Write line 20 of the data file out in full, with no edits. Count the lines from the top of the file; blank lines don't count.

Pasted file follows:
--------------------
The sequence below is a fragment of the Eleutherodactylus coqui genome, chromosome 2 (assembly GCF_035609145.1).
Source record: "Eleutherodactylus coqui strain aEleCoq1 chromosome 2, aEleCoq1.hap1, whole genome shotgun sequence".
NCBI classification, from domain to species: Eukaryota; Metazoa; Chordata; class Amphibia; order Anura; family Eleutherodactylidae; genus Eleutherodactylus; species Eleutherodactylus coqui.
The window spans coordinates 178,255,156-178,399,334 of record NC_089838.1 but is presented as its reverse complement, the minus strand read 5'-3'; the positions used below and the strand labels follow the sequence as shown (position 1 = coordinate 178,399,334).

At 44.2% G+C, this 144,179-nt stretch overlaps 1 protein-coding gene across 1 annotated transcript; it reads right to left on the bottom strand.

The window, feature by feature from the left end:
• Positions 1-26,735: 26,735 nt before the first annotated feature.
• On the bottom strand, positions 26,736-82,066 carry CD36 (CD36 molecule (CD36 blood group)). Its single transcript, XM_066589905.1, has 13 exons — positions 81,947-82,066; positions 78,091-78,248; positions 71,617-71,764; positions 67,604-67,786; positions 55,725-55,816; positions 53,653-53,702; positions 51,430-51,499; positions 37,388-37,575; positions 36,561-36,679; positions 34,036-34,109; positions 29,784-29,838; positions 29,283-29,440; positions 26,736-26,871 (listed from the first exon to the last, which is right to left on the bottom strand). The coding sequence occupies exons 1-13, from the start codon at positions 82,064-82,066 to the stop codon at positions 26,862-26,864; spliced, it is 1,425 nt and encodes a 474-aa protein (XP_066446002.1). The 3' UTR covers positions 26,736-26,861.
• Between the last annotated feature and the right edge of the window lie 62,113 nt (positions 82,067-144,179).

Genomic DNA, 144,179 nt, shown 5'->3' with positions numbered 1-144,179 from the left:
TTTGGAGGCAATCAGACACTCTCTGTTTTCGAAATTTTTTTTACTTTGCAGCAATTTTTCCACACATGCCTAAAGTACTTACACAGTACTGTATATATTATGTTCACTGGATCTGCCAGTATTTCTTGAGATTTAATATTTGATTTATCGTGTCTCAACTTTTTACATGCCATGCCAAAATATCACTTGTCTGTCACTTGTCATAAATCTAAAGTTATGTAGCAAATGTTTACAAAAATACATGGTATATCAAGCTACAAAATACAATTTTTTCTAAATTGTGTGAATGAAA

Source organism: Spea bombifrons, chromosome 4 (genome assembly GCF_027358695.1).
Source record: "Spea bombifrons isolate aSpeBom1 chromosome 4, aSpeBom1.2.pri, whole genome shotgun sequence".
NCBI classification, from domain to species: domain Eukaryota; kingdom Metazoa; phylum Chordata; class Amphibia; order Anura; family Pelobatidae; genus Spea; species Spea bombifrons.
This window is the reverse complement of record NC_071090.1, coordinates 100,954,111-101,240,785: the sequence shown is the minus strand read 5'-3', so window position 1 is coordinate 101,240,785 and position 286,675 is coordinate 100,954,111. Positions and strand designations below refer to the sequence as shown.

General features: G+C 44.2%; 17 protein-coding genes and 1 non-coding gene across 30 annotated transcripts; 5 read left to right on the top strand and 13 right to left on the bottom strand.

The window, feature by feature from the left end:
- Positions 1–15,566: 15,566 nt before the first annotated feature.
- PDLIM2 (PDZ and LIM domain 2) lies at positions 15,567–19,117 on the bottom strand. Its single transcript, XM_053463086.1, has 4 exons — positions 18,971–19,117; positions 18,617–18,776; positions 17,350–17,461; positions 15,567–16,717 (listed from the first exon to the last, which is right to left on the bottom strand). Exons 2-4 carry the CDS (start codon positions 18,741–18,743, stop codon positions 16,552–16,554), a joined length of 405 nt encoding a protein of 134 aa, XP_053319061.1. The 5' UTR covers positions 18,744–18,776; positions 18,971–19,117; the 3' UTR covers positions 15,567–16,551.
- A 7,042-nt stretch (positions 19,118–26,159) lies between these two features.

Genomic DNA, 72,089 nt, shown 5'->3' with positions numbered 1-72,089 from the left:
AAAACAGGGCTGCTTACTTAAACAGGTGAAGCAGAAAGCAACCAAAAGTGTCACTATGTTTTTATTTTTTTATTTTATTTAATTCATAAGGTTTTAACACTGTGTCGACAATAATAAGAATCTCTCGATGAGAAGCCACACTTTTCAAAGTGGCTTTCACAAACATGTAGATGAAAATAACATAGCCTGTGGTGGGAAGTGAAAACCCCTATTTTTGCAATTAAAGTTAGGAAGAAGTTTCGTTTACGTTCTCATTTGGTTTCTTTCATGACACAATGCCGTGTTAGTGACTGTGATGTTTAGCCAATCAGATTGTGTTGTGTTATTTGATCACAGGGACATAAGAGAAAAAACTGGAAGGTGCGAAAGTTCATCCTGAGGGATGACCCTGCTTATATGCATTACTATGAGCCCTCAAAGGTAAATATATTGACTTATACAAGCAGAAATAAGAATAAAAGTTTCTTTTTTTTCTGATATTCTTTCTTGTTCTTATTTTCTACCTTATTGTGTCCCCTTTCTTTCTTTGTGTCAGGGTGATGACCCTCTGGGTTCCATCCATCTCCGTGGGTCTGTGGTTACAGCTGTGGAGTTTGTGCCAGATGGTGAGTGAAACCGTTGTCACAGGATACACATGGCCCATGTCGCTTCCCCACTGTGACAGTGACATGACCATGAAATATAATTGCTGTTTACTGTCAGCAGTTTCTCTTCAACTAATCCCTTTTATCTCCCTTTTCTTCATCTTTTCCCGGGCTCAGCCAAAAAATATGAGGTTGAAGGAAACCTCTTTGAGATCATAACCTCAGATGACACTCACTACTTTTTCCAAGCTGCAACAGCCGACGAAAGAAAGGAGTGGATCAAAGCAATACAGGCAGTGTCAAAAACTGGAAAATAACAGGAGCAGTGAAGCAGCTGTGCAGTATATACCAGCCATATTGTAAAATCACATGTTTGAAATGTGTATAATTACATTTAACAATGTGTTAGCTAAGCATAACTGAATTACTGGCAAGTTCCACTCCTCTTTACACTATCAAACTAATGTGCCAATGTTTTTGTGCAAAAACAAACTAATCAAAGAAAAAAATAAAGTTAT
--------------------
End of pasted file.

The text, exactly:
- A 7,042-nt stretch (positions 19,118–26,159) lies between these two features.